When I was ten I noticed a book on my
brother's shelf called Sophie's World: A Novel about the History of Philosophy by Jostein Gaarder. I thought, 'cool, a book with my name in the title, I should read it', obviously without any idea that it was to forever change the way I think, and ultimately the way I live. In chapter two, Albert Knox tells Sophie that most humans are buried in the fur of a (presumably elephantine) white rabbit which has just been pulled out of a hat by a magician. Philosophers are those who climb up the rabbit's hairs to stare into the magician's eyes and try to understand the workings of the 'trick'. Since reading that I've always tried to maintain perspective and to question life as if atop the hairs aboard the great rabbit of life(!)... This blog is a home for the (life-permitting) daily overspill of (copied, contradictory, inconclusive) thoughts, many related to music and being INFP and some decidedly not, from one little furry journey. Click here for the blog-warming post from Jan 1 2010, or 'follow' me below (and left a bit).

Sniff sniff, tweet tweet: The latest on twitter from the Rabbit Perspective

Wednesday, May 12, 2010

Searching for Oneness: Personality in High Definition

'Finally understanding the meaning of the word 'oneness' - used to think it was pretentious and woolly, now think it's vital.'

~ Me on twitter, April 10 2010

The Healer [INFP]

'To the INFP healing means mending those divisions that plague one's private life and one's relationships. It means treating oneself and relating to others in a conciliatory manner, helping to restore lost unity, integrity, or what INFPs call "oneness".'

~ David Keirsey, Please Understand Me II, pp. 157-8,
read by me, May 10 2010

It's going to take a separate oversized blog post to begin to delve into my premature thoughts on 'oneness'. The point of posting the above quotations is to raise this question: Is it because I'm an INFP that I think and act a certain way, or is it because I think and act a certain way that I'm INFP?

Or both? I suppose this all depends on whether 'INFP' is a noun or adjective, or both in different contexts. If it's a noun then 'INFP' is who I am, and these four letters can therefore replace the designation 'human being', i.e. 'I am an INFP'. If it's an adjective then 'INFP' becomes a value judgement attached to my status as a human being, i.e. 'I am an INFP human being'. This distinction may seem trivial and a fumble into unfamiliar territory, but depending on which interpretation I believe in at any one time, I view myself (and possibly therefore act) in specifically different ways. I would explain further but I run the risk of another identity crisis and a journey to the ESTJ dark side of logic and precision.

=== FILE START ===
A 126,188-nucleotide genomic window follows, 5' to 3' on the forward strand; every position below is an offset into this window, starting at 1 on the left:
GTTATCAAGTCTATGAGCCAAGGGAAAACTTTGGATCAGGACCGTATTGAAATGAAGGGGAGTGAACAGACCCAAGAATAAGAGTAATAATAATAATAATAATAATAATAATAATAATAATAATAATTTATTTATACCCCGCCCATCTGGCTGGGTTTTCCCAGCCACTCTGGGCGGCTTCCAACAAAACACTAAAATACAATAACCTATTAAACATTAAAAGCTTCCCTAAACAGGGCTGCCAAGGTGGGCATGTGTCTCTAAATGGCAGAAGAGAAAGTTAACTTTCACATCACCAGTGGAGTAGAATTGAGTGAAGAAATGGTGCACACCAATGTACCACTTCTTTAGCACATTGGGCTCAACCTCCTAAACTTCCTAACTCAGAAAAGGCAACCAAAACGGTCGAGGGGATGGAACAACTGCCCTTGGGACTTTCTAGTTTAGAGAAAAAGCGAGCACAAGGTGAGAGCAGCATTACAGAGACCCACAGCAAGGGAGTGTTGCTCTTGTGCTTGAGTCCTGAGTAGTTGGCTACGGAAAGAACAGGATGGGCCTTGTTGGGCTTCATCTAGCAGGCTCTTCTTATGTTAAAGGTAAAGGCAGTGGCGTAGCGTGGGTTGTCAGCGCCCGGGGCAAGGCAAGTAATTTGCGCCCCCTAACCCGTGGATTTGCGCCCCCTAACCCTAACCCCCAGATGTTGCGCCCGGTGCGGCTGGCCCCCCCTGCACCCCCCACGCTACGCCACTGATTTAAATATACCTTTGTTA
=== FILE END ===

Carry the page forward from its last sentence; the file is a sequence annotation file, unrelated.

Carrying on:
Sunday, May 09, 2010

The Turtle Perspective

Just a brief one today to post something which I 'retweeted' on twitter, originally tweeted by the writer of the infpBlog (definitely make a visit if you're INFP or have to deal with one).

'INFPs are rabbits dreaming about the fastest course to our Ideal, while the Js are the turtles making slow & steady progress to theirs.'

Nice and self-explanatory. It also made me happy to give more/some depth to this blog's title! And, would you believe it, on a wee google excursion just now I discovered the blog 'Slow and Steady... A Turtle Perspective'. I wonder if the author is INFJ. I wonder if he talks to his computer (May 8: 'Next Stop: Reality') too.

Saturday, May 08, 2010

Next Stop: Reality

A couple of weeks ago I got in the elevator in my apartment block ('elevator' when I'm in this country, 'lift' when I'm home, for diplomacy's sake) and, by mistake, pressed '6' rather than '8'. Without really thinking, I just assumed that the elevator would realise my error and give me a direct ride to my floor. When, of course, the elevator did stop at 6, I felt strangely confused and let down. No doubt this was something to do with the fact that I'd not yet had my daily coffee, but my idiocy is also interestingly revealing.

Monday, May 03, 2010

Validating the Rabbit

'Feeling truly understood and respected for their unique perspective and strong values is important for many INFPs' ~ from personalitytype.com

Although I can often doubt that my perspectives are unique or my values strong, I like to believe that they are and strive to make them so. Finding the above sentence made me, and I'm sure many other INFPs, incredibly happy. But why is it so important to some people (including myself) to have their thoughts and feelings validated, or at least formulated into something a little more concrete than just a fleeting thought or feeling? A coffee date with Jung is well overdue and, in an INFP's dream world, entirely possible.